Informational Site NetworkInformational Site Network
Privacy
 
  Home Stories Jokes Joke Topics Jokes Riddles Anecdotes Irish Humour Jests Canadian Humour Puns Animal Anecdotes Free Jokes Humour Scenes


Most Viewed

Grace After Dinner
A Dog's Religion
His Duel With Captain D'esterre
The Upstart
His Birth
Wisdom
A Certificate Of Marriage
A Mistaken Frenchman
The Serenading Lover
A Courtier's Retort


Least Viewed

His Birth
His Defence Of Archibald Hamilton Rowan
His Reception At The Rotundo By The Volunteers
O'leary Versus Curran
His First Client
Curran At A Debating Society
His Interview With Daniel Danser
Dr Sacheverell
Mr Pulteney
His Duel With Bully Egan


Random Irish Humour

The Monks Of The Screw
Curran And The Informer
Countess Of Burlington
O'connell And A Snarling Attorney
Swift Among The Lawyers
The Upstart
His Birth
Dialogue Between Swift And His Landlord
Lying
Employment Of Informers




His Charity

Irish Humour Home






Like Dean Swift, Father O'Leary relieved, every Monday morning, a number
of reduced roomkeepers and working men. The average of his weekly
charity amounted to two, sometimes three pounds--though he had no income
except that derived from the contributions of those who frequented the
poor Capuchin little chapel.

* * * * *

After the publication of his Essay on Toleration, Father O'Leary was
elected a member of the Monks of St. Patrick, which took its rise
under the auspices of that great lawyer, Lord Avonmore, then Mr.
Yelverton. As a return for the honor thus conferred on him, he expressed
his gratitude in the dedication of his various productions, which he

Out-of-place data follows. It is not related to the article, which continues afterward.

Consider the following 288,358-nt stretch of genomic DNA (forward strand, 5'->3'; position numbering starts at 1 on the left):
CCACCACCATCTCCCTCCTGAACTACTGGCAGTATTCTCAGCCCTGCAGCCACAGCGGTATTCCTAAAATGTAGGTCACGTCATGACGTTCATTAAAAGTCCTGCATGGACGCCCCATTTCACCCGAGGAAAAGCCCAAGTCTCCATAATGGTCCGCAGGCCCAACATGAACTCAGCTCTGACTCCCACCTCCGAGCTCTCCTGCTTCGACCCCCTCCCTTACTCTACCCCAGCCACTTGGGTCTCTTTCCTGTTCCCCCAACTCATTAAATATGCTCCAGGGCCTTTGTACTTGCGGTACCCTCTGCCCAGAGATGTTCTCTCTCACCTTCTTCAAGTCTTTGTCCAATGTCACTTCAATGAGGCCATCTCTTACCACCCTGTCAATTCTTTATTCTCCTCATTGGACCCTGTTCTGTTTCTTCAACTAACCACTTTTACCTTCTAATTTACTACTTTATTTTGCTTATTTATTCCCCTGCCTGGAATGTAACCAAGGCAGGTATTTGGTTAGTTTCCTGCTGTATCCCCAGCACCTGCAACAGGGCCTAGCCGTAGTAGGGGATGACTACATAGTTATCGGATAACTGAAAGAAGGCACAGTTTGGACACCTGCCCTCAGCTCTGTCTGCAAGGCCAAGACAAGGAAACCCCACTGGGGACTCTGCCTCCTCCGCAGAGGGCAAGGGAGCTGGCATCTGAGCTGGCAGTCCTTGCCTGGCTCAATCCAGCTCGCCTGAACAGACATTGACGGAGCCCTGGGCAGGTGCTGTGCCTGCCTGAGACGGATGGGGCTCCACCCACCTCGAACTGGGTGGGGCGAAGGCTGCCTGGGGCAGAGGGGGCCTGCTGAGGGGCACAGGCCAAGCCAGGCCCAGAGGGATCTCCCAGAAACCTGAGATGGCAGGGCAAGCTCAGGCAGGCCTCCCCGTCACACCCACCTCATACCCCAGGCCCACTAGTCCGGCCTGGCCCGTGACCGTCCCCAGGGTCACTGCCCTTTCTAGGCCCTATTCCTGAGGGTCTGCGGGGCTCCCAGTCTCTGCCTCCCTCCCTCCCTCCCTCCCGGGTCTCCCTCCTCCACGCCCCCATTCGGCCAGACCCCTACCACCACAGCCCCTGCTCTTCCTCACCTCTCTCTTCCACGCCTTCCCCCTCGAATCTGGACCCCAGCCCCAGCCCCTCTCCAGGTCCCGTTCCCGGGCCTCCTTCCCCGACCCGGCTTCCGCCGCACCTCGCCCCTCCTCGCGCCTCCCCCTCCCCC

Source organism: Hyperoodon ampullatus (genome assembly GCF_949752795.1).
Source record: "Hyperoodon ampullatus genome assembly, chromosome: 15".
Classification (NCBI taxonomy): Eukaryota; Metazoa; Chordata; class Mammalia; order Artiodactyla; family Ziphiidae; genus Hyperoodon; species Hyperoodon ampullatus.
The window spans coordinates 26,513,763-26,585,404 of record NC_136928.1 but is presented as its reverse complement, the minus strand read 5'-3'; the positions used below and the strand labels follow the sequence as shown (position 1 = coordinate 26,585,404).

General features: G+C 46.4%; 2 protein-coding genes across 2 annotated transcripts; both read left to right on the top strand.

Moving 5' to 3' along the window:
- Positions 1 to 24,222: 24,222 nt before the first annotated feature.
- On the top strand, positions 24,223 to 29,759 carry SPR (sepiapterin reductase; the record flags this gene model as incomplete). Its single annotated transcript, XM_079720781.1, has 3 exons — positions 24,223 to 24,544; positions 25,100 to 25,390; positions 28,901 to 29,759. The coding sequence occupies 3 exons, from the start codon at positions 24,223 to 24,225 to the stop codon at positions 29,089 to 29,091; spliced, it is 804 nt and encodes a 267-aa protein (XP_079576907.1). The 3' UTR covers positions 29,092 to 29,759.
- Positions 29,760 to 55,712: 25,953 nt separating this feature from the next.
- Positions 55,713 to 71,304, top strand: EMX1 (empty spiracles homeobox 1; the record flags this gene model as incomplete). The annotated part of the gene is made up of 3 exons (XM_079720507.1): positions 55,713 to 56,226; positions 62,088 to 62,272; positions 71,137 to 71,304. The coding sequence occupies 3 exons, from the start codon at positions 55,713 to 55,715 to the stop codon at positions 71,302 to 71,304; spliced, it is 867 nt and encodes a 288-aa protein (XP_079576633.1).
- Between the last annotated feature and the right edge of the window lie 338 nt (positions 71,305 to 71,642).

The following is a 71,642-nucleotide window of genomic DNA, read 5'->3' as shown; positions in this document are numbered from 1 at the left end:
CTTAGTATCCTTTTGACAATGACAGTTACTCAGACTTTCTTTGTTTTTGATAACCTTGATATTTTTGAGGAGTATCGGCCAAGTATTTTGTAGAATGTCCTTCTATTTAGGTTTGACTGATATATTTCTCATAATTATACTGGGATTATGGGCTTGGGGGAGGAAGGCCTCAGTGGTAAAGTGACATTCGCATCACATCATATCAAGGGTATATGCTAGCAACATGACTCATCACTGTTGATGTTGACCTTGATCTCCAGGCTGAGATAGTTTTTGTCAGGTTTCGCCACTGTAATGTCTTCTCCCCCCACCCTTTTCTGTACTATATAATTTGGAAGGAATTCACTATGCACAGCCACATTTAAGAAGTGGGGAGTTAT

collected together, and published in 1781.

* * * * *

At one of the meetings of the English Catholic Board, whilst O'Leary was
addressing the chairman, the late Lord Petre, it was suggested by the
noble president that the speaker was entering on topics not calculated
to promote the unanimity of the assembly. O'Leary, however, persevered:
on which Lord Petre interrupted him, adding, Mr. O'Leary, I regret much
to see that you are out of order. The reply was equally quick and
characteristic--I thank you for your anxiety, my lord; but I assure you
I never was in letter health in my life. The archness of manner with
which these words were uttered was triumphant, and every unpleasant
feeling was lost in the mirth which was necessarily excited.





Next: O'leary Versus Curran

Previous: Edmond Burke



Add to del.icio.us Add to Reddit Add to Digg Add to Del.icio.us Add to Google Add to Twitter Add to Stumble Upon
Add to Informational Site Network
Report
Privacy
SHAREADD TO EBOOK


Viewed 2257